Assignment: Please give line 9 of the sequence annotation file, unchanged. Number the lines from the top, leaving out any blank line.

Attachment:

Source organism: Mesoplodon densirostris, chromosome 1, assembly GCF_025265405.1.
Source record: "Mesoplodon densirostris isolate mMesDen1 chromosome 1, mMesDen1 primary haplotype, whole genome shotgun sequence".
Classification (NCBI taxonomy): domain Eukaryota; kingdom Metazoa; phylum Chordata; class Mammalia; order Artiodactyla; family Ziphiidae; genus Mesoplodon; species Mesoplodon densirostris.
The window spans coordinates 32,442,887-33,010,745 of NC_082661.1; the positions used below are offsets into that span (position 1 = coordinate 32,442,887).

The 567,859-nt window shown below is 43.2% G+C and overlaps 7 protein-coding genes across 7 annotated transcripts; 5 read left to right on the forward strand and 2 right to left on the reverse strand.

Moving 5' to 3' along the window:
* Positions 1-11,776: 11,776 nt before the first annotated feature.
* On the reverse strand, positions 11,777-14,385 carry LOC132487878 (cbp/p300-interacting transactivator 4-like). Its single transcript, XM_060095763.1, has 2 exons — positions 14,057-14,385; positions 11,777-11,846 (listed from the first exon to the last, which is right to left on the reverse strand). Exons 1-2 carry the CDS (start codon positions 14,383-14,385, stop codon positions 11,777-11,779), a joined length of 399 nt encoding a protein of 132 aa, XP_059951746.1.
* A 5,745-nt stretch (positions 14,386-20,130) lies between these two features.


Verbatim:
* A 5,745-nt stretch (positions 14,386-20,130) lies between these two features.